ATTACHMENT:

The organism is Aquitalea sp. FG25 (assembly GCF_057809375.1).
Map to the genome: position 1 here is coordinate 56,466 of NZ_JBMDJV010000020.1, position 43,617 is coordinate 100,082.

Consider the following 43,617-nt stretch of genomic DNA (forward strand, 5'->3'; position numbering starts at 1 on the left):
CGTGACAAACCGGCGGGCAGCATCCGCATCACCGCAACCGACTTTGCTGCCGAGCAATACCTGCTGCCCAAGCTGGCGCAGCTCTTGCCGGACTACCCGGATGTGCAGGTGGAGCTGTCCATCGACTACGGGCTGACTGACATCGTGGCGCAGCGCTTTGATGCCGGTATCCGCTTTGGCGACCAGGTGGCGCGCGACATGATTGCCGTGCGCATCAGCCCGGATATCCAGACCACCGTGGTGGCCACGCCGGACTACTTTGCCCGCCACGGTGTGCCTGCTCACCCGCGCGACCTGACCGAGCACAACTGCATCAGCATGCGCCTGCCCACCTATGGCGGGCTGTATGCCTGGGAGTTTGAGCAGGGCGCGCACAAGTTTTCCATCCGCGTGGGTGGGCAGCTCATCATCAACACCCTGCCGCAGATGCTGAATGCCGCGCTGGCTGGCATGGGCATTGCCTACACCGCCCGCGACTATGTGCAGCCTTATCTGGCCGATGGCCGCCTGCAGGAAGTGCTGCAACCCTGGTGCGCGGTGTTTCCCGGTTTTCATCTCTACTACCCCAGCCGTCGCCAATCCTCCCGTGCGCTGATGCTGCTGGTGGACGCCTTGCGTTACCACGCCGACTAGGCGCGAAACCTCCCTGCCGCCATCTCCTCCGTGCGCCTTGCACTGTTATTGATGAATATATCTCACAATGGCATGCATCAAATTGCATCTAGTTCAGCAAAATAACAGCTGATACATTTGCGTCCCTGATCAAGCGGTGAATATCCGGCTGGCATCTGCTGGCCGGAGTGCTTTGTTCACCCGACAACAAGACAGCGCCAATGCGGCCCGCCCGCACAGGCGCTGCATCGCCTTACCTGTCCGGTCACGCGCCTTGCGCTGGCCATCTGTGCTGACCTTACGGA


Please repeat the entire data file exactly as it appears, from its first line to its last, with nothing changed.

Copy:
The organism is Aquitalea sp. FG25 (assembly GCF_057809375.1).
Map to the genome: position 1 here is coordinate 56,466 of NZ_JBMDJV010000020.1, position 43,617 is coordinate 100,082.

Consider the following 43,617-nt stretch of genomic DNA (forward strand, 5'->3'; position numbering starts at 1 on the left):
CGTGACAAACCGGCGGGCAGCATCCGCATCACCGCAACCGACTTTGCTGCCGAGCAATACCTGCTGCCCAAGCTGGCGCAGCTCTTGCCGGACTACCCGGATGTGCAGGTGGAGCTGTCCATCGACTACGGGCTGACTGACATCGTGGCGCAGCGCTTTGATGCCGGTATCCGCTTTGGCGACCAGGTGGCGCGCGACATGATTGCCGTGCGCATCAGCCCGGATATCCAGACCACCGTGGTGGCCACGCCGGACTACTTTGCCCGCCACGGTGTGCCTGCTCACCCGCGCGACCTGACCGAGCACAACTGCATCAGCATGCGCCTGCCCACCTATGGCGGGCTGTATGCCTGGGAGTTTGAGCAGGGCGCGCACAAGTTTTCCATCCGCGTGGGTGGGCAGCTCATCATCAACACCCTGCCGCAGATGCTGAATGCCGCGCTGGCTGGCATGGGCATTGCCTACACCGCCCGCGACTATGTGCAGCCTTATCTGGCCGATGGCCGCCTGCAGGAAGTGCTGCAACCCTGGTGCGCGGTGTTTCCCGGTTTTCATCTCTACTACCCCAGCCGTCGCCAATCCTCCCGTGCGCTGATGCTGCTGGTGGACGCCTTGCGTTACCACGCCGACTAGGCGCGAAACCTCCCTGCCGCCATCTCCTCCGTGCGCCTTGCACTGTTATTGATGAATATATCTCACAATGGCATGCATCAAATTGCATCTAGTTCAGCAAAATAACAGCTGATACATTTGCGTCCCTGATCAAGCGGTGAATATCCGGCTGGCATCTGCTGGCCGGAGTGCTTTGTTCACCCGACAACAAGACAGCGCCAATGCGGCCCGCCCGCACAGGCGCTGCATCGCCTTACCTGTCCGGTCACGCGCCTTGCGCTGGCCATCTGTGCTGACCTTACGGA